What does see you means? Is it bidding goodbye or saying that I am coming soon to meet u...means I am on my way to meet u? Does it has two meanings?

  • "See you" is pidgin English. There is evidence that it is a transliteration from a variety of non-tense languages in Asia in the mid-20th century or earlier. There is more influence from Asian pidgin on the English language than linguists would like to admit. There is no denying that Asian pidgin has been influencing US and Europe gradually. How could it be denied that presence of immigrants could not significantly alter the language styles of their host countries? Sep 19, 2013 at 10:33
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    I couldn't quite keep a straight face reading this, @BlessedGeek. Are you kidding us? "See you!" is lazy person speech for "I'll see you later!" Pidgin English indeed! I won't deny that immigrants affect the language, but not this time. Sep 19, 2013 at 23:26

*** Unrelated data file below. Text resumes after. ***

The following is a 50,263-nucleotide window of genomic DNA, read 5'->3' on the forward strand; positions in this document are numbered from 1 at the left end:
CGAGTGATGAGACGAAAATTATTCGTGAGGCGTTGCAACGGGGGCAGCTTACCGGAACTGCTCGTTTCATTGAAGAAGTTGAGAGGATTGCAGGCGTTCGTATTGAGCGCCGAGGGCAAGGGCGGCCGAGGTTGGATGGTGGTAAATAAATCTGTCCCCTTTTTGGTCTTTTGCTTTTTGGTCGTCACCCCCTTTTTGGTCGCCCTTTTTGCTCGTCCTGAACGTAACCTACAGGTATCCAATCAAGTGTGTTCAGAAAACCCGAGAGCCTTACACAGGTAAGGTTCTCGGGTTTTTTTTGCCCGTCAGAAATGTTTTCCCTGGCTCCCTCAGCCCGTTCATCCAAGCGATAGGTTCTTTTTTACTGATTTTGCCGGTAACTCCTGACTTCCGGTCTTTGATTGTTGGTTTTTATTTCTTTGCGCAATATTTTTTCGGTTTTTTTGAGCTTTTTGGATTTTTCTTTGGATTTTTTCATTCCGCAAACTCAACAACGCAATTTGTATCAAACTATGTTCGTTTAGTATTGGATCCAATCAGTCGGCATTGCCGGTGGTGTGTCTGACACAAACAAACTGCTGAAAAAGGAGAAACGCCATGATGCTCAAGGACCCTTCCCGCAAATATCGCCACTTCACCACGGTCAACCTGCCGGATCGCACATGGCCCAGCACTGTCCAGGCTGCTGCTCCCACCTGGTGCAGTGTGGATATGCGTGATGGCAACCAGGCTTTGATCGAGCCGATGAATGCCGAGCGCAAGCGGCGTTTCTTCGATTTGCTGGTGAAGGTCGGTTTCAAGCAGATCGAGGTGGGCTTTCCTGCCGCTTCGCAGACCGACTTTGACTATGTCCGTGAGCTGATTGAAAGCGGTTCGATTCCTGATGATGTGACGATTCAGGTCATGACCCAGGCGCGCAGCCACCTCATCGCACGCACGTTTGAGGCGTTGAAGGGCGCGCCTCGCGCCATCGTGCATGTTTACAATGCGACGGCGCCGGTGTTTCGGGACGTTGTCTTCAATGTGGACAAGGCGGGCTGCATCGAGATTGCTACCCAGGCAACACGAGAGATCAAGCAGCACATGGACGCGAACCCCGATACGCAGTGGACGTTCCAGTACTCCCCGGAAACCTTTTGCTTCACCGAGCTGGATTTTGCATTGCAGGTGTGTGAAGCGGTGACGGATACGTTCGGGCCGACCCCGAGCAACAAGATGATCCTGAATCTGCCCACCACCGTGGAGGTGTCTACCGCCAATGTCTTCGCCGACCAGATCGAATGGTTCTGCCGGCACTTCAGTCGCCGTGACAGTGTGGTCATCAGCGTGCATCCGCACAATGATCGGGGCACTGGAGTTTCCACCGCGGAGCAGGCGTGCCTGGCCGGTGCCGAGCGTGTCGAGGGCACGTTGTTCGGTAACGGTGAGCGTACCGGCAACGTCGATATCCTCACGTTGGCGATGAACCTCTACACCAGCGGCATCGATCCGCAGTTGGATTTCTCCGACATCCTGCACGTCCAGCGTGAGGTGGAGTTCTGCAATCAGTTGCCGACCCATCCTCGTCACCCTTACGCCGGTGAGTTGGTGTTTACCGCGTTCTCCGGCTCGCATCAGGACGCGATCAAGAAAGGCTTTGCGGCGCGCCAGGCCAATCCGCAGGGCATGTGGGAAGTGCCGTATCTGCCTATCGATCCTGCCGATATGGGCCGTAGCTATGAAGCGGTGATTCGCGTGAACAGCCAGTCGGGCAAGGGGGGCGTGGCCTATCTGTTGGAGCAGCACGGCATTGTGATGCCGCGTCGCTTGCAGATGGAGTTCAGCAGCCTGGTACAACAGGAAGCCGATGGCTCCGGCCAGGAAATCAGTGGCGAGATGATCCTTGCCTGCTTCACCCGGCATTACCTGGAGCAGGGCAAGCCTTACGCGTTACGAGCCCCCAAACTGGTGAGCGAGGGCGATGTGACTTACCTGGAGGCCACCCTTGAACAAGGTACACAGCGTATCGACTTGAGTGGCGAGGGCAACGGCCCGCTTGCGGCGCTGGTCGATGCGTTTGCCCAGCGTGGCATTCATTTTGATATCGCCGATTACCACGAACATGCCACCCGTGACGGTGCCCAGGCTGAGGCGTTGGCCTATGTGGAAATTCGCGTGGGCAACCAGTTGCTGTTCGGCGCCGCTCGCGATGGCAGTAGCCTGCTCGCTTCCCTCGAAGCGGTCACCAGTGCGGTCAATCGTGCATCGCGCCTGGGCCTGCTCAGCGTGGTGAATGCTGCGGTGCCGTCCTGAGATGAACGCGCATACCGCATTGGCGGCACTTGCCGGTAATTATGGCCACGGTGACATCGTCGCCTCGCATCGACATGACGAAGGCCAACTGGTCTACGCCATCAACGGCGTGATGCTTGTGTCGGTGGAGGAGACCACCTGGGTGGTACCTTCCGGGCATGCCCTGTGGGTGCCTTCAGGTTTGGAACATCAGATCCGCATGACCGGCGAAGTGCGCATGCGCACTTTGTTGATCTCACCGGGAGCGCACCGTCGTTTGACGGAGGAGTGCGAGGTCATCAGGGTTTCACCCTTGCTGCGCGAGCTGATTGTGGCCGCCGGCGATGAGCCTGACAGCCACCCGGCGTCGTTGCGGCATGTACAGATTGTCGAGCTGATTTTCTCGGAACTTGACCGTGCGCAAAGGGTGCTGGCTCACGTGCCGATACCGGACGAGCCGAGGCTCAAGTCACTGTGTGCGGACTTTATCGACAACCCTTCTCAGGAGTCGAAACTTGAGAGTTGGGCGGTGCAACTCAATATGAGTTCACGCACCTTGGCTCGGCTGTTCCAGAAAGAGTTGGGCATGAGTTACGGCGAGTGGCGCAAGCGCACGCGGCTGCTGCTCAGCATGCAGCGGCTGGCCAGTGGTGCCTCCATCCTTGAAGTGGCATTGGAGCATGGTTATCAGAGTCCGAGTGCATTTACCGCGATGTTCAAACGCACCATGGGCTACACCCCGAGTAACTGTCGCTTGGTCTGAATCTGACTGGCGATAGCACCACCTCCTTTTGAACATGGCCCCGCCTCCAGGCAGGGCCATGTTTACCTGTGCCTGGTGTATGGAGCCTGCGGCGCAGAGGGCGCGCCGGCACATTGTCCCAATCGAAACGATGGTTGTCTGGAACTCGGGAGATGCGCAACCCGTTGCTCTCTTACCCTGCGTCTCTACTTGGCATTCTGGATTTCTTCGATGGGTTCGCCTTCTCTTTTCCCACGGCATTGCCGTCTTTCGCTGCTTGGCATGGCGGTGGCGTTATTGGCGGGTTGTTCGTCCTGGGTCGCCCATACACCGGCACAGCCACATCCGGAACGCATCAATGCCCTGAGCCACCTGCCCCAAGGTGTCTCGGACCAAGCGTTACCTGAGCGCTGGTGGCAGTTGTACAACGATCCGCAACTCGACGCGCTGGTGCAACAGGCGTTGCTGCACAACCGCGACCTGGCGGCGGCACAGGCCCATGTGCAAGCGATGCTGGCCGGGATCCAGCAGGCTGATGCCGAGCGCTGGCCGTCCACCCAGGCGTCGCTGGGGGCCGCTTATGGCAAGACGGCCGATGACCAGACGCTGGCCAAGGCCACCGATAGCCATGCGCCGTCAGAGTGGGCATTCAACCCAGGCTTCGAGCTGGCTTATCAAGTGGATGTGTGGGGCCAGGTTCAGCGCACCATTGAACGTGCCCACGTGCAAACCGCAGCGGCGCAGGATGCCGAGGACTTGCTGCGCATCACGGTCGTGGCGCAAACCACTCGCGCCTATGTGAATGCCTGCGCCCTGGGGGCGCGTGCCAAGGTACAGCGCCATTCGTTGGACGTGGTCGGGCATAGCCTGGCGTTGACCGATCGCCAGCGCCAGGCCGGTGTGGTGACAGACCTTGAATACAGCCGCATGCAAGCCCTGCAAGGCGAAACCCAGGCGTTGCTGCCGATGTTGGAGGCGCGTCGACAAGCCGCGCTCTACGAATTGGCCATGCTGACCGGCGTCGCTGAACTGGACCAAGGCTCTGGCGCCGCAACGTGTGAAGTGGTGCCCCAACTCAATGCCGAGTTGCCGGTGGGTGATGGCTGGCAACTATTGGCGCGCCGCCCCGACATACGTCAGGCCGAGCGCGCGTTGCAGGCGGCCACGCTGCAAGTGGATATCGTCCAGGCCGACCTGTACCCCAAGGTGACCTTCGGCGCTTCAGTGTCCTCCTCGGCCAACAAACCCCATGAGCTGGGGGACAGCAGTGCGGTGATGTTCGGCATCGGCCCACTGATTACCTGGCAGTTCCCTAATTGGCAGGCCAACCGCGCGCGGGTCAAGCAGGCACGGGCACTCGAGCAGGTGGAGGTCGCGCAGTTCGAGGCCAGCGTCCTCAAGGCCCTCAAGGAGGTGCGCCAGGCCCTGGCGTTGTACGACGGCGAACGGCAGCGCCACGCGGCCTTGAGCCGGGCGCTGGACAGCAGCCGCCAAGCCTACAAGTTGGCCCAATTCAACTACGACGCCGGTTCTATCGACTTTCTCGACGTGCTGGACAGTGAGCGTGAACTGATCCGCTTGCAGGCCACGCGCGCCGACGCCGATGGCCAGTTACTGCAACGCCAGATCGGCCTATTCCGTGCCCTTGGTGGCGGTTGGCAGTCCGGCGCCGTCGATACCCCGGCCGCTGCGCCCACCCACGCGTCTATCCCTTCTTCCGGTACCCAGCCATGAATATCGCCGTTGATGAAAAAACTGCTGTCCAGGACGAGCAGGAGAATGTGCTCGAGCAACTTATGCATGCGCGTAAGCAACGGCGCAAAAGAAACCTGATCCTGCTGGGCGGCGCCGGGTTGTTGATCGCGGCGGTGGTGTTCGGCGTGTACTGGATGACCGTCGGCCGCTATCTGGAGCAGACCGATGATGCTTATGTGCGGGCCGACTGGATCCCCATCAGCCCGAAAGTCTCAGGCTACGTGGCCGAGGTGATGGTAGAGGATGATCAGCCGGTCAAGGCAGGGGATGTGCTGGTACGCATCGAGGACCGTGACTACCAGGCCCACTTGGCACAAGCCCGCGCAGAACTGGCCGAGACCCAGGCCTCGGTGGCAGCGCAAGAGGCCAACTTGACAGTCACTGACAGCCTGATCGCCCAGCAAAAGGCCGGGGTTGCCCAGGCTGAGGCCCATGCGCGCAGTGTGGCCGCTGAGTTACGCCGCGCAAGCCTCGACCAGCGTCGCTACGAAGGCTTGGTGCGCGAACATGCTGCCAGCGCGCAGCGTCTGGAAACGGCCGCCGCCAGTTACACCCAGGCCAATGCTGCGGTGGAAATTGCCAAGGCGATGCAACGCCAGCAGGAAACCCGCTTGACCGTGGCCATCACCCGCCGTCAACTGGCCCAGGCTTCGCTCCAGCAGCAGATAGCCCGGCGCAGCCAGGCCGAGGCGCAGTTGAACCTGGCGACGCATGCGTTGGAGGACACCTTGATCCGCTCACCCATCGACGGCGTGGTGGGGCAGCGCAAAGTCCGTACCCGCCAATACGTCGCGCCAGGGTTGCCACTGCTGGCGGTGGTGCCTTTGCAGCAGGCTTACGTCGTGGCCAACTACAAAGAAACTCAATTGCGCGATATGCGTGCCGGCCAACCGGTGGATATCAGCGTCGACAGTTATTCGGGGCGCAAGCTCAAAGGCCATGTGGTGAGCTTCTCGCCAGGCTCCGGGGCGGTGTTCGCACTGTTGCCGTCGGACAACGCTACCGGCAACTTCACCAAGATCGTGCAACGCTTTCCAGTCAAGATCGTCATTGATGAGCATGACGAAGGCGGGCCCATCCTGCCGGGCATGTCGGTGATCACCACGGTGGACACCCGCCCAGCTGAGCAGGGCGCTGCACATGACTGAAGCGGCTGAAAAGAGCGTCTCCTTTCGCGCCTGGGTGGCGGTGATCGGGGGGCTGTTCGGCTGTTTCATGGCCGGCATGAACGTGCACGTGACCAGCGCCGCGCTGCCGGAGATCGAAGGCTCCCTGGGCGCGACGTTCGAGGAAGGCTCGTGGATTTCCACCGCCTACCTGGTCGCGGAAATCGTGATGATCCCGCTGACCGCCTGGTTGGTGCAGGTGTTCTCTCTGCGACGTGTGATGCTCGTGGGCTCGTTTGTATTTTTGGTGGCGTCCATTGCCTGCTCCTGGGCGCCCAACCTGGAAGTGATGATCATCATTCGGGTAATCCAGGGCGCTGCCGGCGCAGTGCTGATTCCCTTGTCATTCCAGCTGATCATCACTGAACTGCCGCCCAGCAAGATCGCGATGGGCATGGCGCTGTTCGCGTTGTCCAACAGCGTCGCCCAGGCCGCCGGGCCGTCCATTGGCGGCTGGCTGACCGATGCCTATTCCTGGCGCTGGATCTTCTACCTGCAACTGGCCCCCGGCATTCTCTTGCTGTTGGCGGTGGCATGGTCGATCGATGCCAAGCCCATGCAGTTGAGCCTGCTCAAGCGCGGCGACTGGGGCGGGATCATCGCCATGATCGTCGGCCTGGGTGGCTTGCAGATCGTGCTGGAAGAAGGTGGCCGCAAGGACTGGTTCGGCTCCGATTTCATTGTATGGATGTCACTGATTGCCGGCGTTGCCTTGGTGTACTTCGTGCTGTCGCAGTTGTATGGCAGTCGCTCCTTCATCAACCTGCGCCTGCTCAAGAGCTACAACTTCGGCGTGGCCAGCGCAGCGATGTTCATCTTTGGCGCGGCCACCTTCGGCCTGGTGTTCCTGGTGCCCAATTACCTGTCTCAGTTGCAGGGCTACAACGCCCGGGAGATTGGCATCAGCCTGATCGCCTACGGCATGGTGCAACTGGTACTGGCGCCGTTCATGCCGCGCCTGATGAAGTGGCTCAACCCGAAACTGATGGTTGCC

2 Answers 2


As a stock phrase "See ya!" does in fact mean "Goodbye!"

Variations include "Be seeing you" and "See you again soon. " It is a warmly connoted bidding of farewell.

It is related to Auf Weidersehen- literally "until (I/we) see (you/each other) again"

I suppose one could also see it as short for "I see you," a game one plays with a baby (peek-a-boo) but the farewell is by far the more common case.

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    Likewise 'au revoir'.
    – ColinM
    Sep 19, 2013 at 10:26
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    Many other languages have some form of "See you (later)". I think the 'later' just gets dropped here
    – THEAO
    Sep 19, 2013 at 12:28

There are numerous statements made when departing that include phrases that suggest the parties will meet again. This is a form of expressing a bond with someone who is more than a stranger. The speaker is indicating that she wants to see the other person another time.

The example you offer, See you, means

I hope [or intend] to see you on another occasion.

Many other similar departure statements (which can be made by the person leaving, the person being left or both) include

  • until we meet again
  • be seeing you
  • until next time
  • au revoir
  • auf wiedersehen
  • later
  • goodbye for now
  • ta ta for now

Many of the words in such statements may be replaced by colloquial or slang variants, such as ya for you, bye for goodbye, and 'til for until.

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